The second descent from the Gemstock will be on the other side, in the Unteralp Valley where several different couloirs - for example the ‘Giraffe’ - allow us to ski all the way down into the Unteralp Valley which leads us back to Andermatt.
Departure after breakfast.
Prices include 6 guided days with all guide fees and expenses, 7 nights accommodation 2 nights B&B and 5 nights half board.
Prices do not include: travel to/from Klosters, uplift and local transfers, personal insurance, equipment hire, lunches, beverages and 2 evening meals.
On this safari we will buy daily lift passes as we pass through the various resorts. We also have some bus and train travel as the ski areas cannot be linked entirely on skis. This does add to the cost and we estimate the costs for travel and uplift to be about 350 CHF per person (which is not included in the price of the trip).
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This page is an extensive list of the equipment you will need for one of our multi-day ski safaris,.
During the trip you will be staying in a mix of catered high mountain huts and valley hotels.
On some of the safaris we do provide luggage transfers (e.g. Courchevel-Chamonix) but on most you will need to carry all the equipment and clothing you require for the duration of the tour. The huts are comfortable but basic with limited facilities – running cold water, European-style toilets, dormitory-style accommodation. All the huts provide ‘hut slippers’ – these days they are usually crocs - and so you will not need to carry additional footwear.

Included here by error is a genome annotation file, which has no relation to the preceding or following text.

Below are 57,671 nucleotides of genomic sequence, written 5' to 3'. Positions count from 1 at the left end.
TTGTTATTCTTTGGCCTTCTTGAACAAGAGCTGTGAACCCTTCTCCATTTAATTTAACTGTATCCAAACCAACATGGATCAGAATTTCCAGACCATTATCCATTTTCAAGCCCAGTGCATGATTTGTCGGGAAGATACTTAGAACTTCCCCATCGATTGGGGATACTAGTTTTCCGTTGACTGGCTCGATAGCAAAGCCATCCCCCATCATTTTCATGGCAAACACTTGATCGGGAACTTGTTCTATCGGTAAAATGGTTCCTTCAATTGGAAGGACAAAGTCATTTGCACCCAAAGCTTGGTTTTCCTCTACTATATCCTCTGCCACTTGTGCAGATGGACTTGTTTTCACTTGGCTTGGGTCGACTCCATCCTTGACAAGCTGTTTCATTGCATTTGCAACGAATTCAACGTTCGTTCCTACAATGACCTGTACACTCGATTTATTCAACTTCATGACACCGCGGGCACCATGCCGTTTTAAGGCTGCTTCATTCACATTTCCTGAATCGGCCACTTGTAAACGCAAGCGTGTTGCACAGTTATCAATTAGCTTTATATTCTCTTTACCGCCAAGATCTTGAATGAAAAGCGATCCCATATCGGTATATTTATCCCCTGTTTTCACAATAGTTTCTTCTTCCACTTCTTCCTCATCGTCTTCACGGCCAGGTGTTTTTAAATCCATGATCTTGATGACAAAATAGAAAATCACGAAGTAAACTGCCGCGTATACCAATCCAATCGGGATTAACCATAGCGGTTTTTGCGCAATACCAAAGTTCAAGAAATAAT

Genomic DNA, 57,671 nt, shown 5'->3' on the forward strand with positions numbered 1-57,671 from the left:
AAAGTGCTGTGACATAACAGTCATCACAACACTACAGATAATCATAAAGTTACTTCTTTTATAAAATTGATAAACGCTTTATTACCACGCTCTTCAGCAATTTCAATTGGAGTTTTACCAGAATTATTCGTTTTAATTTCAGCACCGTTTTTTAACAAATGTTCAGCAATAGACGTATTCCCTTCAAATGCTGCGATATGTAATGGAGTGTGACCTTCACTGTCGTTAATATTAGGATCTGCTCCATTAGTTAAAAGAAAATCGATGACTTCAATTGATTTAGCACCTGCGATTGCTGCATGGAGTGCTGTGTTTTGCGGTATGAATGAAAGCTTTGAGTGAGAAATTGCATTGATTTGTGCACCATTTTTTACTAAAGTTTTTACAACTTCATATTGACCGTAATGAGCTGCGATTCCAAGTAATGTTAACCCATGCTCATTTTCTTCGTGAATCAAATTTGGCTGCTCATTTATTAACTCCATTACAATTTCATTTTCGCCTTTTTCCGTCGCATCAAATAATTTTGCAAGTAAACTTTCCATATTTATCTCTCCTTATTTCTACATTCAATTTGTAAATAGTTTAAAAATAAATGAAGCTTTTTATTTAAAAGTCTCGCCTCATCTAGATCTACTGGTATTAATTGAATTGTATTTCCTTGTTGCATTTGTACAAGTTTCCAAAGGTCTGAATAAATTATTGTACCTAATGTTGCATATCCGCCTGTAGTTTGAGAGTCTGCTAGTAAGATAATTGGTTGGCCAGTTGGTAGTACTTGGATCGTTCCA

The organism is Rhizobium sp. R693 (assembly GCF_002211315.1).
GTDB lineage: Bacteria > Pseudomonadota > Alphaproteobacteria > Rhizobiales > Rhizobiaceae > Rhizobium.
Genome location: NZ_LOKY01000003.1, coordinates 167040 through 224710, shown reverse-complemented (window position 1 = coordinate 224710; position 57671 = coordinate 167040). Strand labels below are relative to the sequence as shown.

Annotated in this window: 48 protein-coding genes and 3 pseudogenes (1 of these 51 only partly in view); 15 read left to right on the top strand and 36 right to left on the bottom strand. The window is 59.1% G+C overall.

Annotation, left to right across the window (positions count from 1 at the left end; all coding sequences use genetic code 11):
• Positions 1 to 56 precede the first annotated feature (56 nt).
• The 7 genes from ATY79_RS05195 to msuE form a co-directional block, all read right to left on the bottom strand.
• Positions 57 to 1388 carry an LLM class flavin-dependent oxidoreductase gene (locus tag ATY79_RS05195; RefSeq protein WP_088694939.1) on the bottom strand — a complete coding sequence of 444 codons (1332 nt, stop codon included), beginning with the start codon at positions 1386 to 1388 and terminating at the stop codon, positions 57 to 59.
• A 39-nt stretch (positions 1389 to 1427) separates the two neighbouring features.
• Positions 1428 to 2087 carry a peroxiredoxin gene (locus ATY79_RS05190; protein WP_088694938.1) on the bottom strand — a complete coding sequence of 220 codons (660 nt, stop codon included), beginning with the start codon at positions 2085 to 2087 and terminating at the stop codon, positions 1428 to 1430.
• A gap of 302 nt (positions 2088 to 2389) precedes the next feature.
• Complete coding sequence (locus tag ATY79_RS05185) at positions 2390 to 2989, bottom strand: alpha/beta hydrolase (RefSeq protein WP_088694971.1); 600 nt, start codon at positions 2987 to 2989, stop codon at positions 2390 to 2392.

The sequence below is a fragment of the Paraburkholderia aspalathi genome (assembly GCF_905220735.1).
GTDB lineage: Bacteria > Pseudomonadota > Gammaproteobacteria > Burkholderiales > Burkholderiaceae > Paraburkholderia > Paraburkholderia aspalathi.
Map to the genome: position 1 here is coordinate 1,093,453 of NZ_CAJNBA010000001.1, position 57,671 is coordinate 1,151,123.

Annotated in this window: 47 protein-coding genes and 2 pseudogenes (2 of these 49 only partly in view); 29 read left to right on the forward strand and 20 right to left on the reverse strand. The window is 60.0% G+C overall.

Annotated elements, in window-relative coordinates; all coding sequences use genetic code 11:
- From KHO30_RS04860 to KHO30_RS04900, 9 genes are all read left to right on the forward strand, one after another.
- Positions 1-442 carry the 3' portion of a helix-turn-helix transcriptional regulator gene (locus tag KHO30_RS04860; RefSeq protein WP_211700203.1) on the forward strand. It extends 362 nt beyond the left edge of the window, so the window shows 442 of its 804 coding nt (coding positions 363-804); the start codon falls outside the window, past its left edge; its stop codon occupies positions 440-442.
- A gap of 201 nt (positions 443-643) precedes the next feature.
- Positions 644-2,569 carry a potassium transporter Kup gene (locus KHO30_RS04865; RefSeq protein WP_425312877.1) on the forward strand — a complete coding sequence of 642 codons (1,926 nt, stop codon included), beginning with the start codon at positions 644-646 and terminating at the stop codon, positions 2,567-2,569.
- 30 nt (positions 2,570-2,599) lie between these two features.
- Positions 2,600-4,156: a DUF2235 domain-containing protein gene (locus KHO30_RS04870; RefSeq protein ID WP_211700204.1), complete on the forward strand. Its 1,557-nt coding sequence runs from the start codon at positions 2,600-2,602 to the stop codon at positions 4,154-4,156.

Any clothing or other items not required on the tour can be left in a travel bag at your first hotel ready for your return on the final night.
We recommend keeping the weight of your pack as light as possible. If you are new to alpine multi-day ski touring, try taking your pack out on the slopes before the tour to see how it feels. You quickly realise the benefit of ‘skiing light’.
If you are uncertain or need further information, don't hesitate to contact us.
Please remember that it is very important to travel light on the hut ski-tour and weight should be kept down to approx. 8-10kg. It will be possible to leave some baggage at the valley hotel.
On our ski safaris we do use the lift systems in resorts to gain height before heading off into the back country on a tour. You will need to have:
Ski Skins – these are skins, now made of artificial fabric, that stick to the bottom of your skis and allow you to walk up hill. They must be cut to fit your skis exactly, so if you are bringing your own skis you must provide your own skins.
Ski Crampons (aka couteaux in French) - most ski touring bindings have ski crampons specifically designed for the binding. We always carry these just in case. Again if you are bringing your skis and touring bindings you must provide your own ski crampons.
Ice Axe - general lightweight mountaineering / alpine pick. Ideally this needs to be short enough to fit in your pack.